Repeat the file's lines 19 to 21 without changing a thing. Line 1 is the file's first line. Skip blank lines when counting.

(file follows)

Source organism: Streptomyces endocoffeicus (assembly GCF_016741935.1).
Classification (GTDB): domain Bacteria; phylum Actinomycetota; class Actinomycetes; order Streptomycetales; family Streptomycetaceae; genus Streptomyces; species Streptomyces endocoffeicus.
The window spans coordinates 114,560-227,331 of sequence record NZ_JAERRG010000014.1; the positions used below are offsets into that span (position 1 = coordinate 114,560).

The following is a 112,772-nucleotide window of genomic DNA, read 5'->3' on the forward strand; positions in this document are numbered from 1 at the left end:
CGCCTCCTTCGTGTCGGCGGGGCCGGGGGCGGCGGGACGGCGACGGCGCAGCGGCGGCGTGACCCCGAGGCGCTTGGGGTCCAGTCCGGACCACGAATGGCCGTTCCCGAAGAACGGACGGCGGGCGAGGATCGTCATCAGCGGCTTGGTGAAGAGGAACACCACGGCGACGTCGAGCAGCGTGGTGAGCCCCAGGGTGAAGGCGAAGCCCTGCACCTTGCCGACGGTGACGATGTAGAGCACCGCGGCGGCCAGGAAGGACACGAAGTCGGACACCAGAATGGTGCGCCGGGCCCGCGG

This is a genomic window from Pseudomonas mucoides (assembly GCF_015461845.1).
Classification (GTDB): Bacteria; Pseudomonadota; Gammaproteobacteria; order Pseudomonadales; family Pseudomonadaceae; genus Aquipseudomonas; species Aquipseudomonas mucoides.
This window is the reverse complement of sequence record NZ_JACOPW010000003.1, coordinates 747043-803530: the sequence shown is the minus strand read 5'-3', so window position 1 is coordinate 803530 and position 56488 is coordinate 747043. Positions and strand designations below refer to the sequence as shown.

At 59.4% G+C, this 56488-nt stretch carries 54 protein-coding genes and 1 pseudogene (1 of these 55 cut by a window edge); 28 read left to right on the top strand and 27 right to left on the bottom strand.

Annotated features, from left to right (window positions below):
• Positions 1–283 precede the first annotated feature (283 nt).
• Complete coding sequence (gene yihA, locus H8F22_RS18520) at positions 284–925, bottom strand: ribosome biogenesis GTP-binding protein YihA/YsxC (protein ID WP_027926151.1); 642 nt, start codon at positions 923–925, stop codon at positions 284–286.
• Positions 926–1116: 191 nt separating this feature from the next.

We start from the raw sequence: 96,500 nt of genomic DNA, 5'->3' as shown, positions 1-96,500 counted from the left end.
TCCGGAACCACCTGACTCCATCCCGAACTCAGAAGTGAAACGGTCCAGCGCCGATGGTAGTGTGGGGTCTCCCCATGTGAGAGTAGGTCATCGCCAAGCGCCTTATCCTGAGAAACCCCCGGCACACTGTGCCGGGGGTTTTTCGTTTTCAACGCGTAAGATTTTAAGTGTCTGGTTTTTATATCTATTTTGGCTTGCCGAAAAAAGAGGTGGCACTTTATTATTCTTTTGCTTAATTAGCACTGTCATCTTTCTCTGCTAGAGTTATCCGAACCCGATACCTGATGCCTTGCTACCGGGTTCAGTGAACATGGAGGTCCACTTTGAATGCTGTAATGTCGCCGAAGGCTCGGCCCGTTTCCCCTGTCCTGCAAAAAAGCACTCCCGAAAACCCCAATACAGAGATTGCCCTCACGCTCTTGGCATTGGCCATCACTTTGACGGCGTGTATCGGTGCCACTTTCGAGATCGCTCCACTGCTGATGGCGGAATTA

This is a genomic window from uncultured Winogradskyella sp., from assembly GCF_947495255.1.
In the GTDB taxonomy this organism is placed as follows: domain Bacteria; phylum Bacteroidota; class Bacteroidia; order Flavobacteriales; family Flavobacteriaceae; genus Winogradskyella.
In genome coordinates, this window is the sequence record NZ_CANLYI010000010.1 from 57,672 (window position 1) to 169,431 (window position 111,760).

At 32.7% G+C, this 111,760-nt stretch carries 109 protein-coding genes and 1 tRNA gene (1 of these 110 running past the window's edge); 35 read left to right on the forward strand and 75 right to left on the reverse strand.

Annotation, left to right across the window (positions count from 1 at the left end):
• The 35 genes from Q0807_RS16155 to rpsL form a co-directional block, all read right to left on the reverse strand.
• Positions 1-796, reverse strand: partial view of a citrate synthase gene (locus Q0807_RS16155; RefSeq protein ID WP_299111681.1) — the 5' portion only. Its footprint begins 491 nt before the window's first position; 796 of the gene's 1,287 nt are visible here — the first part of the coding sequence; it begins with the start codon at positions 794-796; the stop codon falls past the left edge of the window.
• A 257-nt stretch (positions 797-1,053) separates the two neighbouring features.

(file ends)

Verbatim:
At 32.7% G+C, this 111,760-nt stretch carries 109 protein-coding genes and 1 tRNA gene (1 of these 110 running past the window's edge); 35 read left to right on the forward strand and 75 right to left on the reverse strand.

Annotation, left to right across the window (positions count from 1 at the left end):
• The 35 genes from Q0807_RS16155 to rpsL form a co-directional block, all read right to left on the reverse strand.